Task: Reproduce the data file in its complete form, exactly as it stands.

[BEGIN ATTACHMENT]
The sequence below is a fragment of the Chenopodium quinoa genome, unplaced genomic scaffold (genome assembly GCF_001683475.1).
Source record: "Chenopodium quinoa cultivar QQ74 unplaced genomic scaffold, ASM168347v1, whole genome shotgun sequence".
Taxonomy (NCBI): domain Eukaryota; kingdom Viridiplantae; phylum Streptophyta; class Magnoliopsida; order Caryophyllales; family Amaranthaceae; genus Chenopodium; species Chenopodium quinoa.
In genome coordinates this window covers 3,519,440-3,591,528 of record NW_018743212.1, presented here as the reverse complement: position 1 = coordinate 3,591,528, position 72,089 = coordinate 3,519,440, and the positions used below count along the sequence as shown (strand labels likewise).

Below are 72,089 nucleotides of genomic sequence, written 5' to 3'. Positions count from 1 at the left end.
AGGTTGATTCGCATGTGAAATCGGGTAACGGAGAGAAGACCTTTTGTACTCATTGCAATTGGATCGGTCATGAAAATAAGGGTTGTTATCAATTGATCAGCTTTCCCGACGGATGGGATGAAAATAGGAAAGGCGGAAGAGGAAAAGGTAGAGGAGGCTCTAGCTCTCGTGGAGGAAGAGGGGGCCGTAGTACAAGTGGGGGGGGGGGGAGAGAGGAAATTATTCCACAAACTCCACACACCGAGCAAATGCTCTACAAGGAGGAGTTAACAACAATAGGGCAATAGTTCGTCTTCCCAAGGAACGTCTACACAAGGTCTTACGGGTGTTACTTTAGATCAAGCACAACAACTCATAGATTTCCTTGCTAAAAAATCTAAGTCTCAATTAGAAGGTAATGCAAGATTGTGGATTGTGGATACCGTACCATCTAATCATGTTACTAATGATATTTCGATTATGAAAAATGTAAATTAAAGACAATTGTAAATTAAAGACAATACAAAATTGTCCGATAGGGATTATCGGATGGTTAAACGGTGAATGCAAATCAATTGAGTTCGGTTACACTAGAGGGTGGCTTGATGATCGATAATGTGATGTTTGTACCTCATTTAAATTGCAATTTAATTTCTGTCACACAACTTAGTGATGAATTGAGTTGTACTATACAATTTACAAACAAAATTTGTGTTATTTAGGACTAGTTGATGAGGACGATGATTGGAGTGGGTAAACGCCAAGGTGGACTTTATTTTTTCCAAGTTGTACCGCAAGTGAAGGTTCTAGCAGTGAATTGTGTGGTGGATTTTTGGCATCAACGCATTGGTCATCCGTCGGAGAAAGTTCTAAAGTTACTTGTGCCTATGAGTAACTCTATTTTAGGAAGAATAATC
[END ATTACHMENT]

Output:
The sequence below is a fragment of the Chenopodium quinoa genome, unplaced genomic scaffold (genome assembly GCF_001683475.1).
Source record: "Chenopodium quinoa cultivar QQ74 unplaced genomic scaffold, ASM168347v1, whole genome shotgun sequence".
Taxonomy (NCBI): domain Eukaryota; kingdom Viridiplantae; phylum Streptophyta; class Magnoliopsida; order Caryophyllales; family Amaranthaceae; genus Chenopodium; species Chenopodium quinoa.
In genome coordinates this window covers 3,519,440-3,591,528 of record NW_018743212.1, presented here as the reverse complement: position 1 = coordinate 3,591,528, position 72,089 = coordinate 3,519,440, and the positions used below count along the sequence as shown (strand labels likewise).

Below are 72,089 nucleotides of genomic sequence, written 5' to 3'. Positions count from 1 at the left end.
AGGTTGATTCGCATGTGAAATCGGGTAACGGAGAGAAGACCTTTTGTACTCATTGCAATTGGATCGGTCATGAAAATAAGGGTTGTTATCAATTGATCAGCTTTCCCGACGGATGGGATGAAAATAGGAAAGGCGGAAGAGGAAAAGGTAGAGGAGGCTCTAGCTCTCGTGGAGGAAGAGGGGGCCGTAGTACAAGTGGGGGGGGGGGGAGAGAGGAAATTATTCCACAAACTCCACACACCGAGCAAATGCTCTACAAGGAGGAGTTAACAACAATAGGGCAATAGTTCGTCTTCCCAAGGAACGTCTACACAAGGTCTTACGGGTGTTACTTTAGATCAAGCACAACAACTCATAGATTTCCTTGCTAAAAAATCTAAGTCTCAATTAGAAGGTAATGCAAGATTGTGGATTGTGGATACCGTACCATCTAATCATGTTACTAATGATATTTCGATTATGAAAAATGTAAATTAAAGACAATTGTAAATTAAAGACAATACAAAATTGTCCGATAGGGATTATCGGATGGTTAAACGGTGAATGCAAATCAATTGAGTTCGGTTACACTAGAGGGTGGCTTGATGATCGATAATGTGATGTTTGTACCTCATTTAAATTGCAATTTAATTTCTGTCACACAACTTAGTGATGAATTGAGTTGTACTATACAATTTACAAACAAAATTTGTGTTATTTAGGACTAGTTGATGAGGACGATGATTGGAGTGGGTAAACGCCAAGGTGGACTTTATTTTTTCCAAGTTGTACCGCAAGTGAAGGTTCTAGCAGTGAATTGTGTGGTGGATTTTTGGCATCAACGCATTGGTCATCCGTCGGAGAAAGTTCTAAAGTTACTTGTGCCTATGAGTAACTCTATTTTAGGAAGAATAATC